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From "Jonathan Ellis (JIRA)" <j...@apache.org>
Subject [jira] [Comment Edited] (CASSANDRA-7937) Apply backpressure gently when overloaded with writes
Date Tue, 16 Sep 2014 22:31:34 GMT

    [ https://issues.apache.org/jira/browse/CASSANDRA-7937?page=com.atlassian.jira.plugin.system.issuetabpanels:comment-tabpanel&focusedCommentId=14136381#comment-14136381
] 

Jonathan Ellis edited comment on CASSANDRA-7937 at 9/16/14 10:30 PM:
---------------------------------------------------------------------

How do you backpressure in a distributed system?

Suppose a cluster has 5 nodes, A..E.  Node B is overloaded.  Client is talking to node A.
 We then have some conflicting goals:

# Backpressuring from B to A does not help, it just pushes the problem into A's messagingservice
# So, we really want A to make the client slow down
# But, we do not want to restrict requests to CDE simply because B is overloaded.  Backpressure
is too blunt a tool to restrict requests to B alone

I conclude that load shedding (dropping requests) is a better solution than backpressure for
us.  


was (Author: jbellis):
How do you backpressure in a distributed system?

Suppose a cluster has 5 nodes, A..E.  Node B is overloaded.  Client is talking to node A.
 We do not want to restrict requests to CDE simply because B is overloaded.

I conclude that load shedding (dropping requests) is a better solution than backpressure for
us.

> Apply backpressure gently when overloaded with writes
> -----------------------------------------------------
>
>                 Key: CASSANDRA-7937
>                 URL: https://issues.apache.org/jira/browse/CASSANDRA-7937
>             Project: Cassandra
>          Issue Type: Bug
>          Components: Core
>         Environment: Cassandra 2.0
>            Reporter: Piotr Kołaczkowski
>              Labels: performance
>
> When writing huge amounts of data into C* cluster from analytic tools like Hadoop or
Apache Spark, we can see that often C* can't keep up with the load. This is because analytic
tools typically write data "as fast as they can" in parallel, from many nodes and they are
not artificially rate-limited, so C* is the bottleneck here. Also, increasing the number of
nodes doesn't really help, because in a collocated setup this also increases number of Hadoop/Spark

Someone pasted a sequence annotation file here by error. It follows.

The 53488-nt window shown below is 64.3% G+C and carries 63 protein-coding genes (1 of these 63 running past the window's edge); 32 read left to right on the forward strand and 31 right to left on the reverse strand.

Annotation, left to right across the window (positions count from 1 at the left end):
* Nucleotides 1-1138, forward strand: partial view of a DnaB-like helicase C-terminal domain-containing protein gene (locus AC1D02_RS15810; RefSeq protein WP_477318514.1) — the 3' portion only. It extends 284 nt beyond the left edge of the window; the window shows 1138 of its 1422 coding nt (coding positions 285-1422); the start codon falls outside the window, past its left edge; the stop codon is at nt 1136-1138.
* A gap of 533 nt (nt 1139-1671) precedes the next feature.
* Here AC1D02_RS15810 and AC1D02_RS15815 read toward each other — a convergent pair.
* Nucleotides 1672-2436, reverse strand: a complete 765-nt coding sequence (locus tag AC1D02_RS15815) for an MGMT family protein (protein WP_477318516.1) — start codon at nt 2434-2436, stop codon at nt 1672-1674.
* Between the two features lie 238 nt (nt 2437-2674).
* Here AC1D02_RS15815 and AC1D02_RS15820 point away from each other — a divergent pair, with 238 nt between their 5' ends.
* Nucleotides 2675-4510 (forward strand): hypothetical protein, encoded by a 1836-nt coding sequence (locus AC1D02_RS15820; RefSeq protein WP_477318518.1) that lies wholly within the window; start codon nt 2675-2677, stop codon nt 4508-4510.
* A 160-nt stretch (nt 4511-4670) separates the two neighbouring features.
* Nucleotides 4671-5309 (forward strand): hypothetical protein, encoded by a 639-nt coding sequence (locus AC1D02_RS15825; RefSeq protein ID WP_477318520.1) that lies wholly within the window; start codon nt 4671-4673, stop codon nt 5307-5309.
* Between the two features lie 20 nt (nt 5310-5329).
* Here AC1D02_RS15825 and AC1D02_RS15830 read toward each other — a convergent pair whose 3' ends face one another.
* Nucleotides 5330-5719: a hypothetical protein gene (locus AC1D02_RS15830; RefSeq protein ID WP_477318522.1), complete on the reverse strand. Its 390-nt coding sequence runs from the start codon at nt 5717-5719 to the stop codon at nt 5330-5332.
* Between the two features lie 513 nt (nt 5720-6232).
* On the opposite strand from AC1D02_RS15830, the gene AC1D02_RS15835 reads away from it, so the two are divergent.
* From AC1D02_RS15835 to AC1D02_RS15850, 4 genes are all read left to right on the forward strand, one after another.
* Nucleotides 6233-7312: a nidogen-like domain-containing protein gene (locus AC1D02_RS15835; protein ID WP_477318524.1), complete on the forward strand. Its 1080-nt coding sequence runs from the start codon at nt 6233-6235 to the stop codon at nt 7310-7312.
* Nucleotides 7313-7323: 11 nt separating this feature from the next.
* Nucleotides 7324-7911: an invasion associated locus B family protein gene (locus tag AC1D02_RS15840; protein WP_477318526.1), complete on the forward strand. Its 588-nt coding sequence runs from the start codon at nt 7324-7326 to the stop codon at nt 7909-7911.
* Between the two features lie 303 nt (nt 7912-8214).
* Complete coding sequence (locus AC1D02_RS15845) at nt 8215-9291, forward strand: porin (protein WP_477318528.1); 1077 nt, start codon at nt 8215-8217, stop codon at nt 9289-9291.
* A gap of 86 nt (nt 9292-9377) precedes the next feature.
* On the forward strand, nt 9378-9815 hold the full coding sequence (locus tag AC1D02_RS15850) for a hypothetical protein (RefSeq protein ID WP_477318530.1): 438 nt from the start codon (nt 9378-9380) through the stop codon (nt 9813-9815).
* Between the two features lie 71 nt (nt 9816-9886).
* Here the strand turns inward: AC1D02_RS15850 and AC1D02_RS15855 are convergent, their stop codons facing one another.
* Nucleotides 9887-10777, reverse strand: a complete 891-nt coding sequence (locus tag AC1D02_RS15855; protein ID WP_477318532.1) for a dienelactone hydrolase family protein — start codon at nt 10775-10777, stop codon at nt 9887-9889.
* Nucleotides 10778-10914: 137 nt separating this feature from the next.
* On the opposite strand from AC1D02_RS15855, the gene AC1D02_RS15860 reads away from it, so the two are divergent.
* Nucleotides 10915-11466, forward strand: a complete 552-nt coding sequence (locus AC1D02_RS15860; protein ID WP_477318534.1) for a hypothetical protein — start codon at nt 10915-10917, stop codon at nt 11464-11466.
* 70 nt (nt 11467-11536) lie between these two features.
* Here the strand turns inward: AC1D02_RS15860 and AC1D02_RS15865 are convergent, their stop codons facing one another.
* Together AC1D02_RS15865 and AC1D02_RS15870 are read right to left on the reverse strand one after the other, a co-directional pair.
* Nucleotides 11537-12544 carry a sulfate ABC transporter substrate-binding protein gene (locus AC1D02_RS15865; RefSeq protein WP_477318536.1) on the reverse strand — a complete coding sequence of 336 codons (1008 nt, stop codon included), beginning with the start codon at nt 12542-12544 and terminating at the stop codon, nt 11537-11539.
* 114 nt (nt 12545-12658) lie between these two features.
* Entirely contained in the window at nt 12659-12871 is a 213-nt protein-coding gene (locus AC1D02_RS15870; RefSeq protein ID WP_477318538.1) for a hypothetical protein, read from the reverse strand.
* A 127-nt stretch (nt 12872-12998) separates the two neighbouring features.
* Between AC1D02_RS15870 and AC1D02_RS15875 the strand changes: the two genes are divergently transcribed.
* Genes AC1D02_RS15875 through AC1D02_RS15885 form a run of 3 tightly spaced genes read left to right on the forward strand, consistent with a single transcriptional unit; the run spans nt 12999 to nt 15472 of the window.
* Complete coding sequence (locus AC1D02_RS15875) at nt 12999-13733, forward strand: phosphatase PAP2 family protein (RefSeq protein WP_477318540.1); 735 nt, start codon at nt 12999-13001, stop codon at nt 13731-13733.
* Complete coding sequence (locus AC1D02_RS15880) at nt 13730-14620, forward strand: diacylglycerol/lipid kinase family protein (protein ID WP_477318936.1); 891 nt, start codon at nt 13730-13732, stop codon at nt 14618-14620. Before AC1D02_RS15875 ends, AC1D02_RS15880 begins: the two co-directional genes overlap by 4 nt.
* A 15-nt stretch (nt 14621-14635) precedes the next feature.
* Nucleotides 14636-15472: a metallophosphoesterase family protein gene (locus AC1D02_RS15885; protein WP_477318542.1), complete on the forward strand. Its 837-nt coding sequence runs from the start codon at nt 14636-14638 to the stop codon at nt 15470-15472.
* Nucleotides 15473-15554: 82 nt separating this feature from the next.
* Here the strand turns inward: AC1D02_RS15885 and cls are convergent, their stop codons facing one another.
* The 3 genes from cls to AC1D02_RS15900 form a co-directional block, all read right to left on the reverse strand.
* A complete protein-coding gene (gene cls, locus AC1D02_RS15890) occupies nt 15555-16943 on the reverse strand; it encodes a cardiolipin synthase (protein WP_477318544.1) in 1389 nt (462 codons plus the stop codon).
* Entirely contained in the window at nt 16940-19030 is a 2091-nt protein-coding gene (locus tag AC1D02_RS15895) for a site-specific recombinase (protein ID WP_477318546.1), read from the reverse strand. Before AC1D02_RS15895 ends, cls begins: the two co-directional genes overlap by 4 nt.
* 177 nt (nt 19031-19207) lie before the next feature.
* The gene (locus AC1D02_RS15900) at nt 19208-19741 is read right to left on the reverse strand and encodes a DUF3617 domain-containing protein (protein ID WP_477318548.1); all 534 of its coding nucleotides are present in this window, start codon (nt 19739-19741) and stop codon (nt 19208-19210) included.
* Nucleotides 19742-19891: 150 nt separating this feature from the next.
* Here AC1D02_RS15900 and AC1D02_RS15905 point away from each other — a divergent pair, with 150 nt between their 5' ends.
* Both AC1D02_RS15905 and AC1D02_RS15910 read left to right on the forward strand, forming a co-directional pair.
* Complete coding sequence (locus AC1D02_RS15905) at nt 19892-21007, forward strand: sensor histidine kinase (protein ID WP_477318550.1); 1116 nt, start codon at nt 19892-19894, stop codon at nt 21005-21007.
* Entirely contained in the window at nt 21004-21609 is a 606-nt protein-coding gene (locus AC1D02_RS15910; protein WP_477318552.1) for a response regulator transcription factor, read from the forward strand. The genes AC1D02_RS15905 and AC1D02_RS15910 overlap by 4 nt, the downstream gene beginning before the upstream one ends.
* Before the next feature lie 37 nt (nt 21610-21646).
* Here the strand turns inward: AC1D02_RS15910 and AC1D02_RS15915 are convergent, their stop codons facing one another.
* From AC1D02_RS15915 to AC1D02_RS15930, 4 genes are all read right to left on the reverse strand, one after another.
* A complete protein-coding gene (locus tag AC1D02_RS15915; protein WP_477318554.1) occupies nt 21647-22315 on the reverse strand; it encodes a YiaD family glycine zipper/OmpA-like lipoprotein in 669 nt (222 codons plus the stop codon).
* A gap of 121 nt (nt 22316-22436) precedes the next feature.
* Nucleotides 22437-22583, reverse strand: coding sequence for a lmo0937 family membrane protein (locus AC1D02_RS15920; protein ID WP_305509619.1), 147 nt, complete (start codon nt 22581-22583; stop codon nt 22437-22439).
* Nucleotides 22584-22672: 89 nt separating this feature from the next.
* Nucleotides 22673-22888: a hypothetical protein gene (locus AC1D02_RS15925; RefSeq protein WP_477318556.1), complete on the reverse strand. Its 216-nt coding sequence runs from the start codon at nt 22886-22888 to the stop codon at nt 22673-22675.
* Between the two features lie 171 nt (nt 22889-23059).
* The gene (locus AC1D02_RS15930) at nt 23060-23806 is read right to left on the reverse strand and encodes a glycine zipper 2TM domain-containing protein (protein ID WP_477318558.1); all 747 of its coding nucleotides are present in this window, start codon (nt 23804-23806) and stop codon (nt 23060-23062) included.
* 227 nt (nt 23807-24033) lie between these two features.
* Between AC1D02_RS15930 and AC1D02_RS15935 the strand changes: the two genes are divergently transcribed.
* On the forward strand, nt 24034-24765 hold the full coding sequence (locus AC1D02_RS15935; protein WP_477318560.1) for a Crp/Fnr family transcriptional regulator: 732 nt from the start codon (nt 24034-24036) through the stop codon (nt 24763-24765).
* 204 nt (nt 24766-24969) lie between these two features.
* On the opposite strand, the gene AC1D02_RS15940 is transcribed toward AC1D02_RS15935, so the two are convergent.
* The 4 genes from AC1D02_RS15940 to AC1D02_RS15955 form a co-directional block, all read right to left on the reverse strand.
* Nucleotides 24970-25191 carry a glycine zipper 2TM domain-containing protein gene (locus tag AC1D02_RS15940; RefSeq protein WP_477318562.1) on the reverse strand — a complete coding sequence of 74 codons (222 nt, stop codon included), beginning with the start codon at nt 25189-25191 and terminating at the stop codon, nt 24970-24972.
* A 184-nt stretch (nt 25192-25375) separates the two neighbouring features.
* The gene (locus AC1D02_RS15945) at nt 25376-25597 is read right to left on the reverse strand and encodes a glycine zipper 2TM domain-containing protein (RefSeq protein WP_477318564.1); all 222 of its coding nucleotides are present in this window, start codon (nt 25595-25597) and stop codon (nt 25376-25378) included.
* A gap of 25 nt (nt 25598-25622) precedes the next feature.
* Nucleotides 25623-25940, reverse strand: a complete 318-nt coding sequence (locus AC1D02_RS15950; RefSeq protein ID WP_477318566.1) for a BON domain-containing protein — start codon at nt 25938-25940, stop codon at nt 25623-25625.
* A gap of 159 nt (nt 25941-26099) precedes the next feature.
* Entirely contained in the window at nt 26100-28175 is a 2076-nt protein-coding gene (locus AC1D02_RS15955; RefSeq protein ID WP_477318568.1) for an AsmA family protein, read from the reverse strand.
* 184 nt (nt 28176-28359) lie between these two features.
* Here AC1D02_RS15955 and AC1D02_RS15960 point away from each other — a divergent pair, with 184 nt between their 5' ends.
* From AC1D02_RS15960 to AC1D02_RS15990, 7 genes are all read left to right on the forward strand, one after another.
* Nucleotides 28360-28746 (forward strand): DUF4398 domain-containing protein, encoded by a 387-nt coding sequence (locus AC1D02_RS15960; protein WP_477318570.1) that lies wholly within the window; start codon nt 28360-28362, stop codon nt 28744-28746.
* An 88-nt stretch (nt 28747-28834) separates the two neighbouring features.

nodes (writers) and although possible write performance is higher, the problem still remains.
> We observe the following behavior:
> 1. data is ingested at an extreme fast pace into memtables and flush queue fills up
> 2. the available memory limit for memtables is reached and writes are no longer accepted
> 3. the application gets hit by "write timeout", and retries repeatedly, in vain 
> 4. after several failed attempts to write, the job gets aborted 
> Desired behaviour:
> 1. data is ingested at an extreme fast pace into memtables and flush queue fills up
> 2. after exceeding some memtable "fill threshold", C* applies adaptive rate limiting
to writes - the more the buffers are filled-up, the less writes/s are accepted, however writes
still occur within the write timeout.
> 3. thanks to slowed down data ingestion, now flush can finish before all the memory gets
used
> Of course the details how rate limiting could be done are up for a discussion.
> It may be also worth considering putting such logic into the driver, not C* core, but
then C* needs to expose at least the following information to the driver, so we could calculate
the desired maximum data rate:
> 1. current amount of memory available for writes before they would completely block
> 2. total amount of data queued to be flushed and flush progress (amount of data to flush
remaining for the memtable currently being flushed)
> 3. average flush write speed



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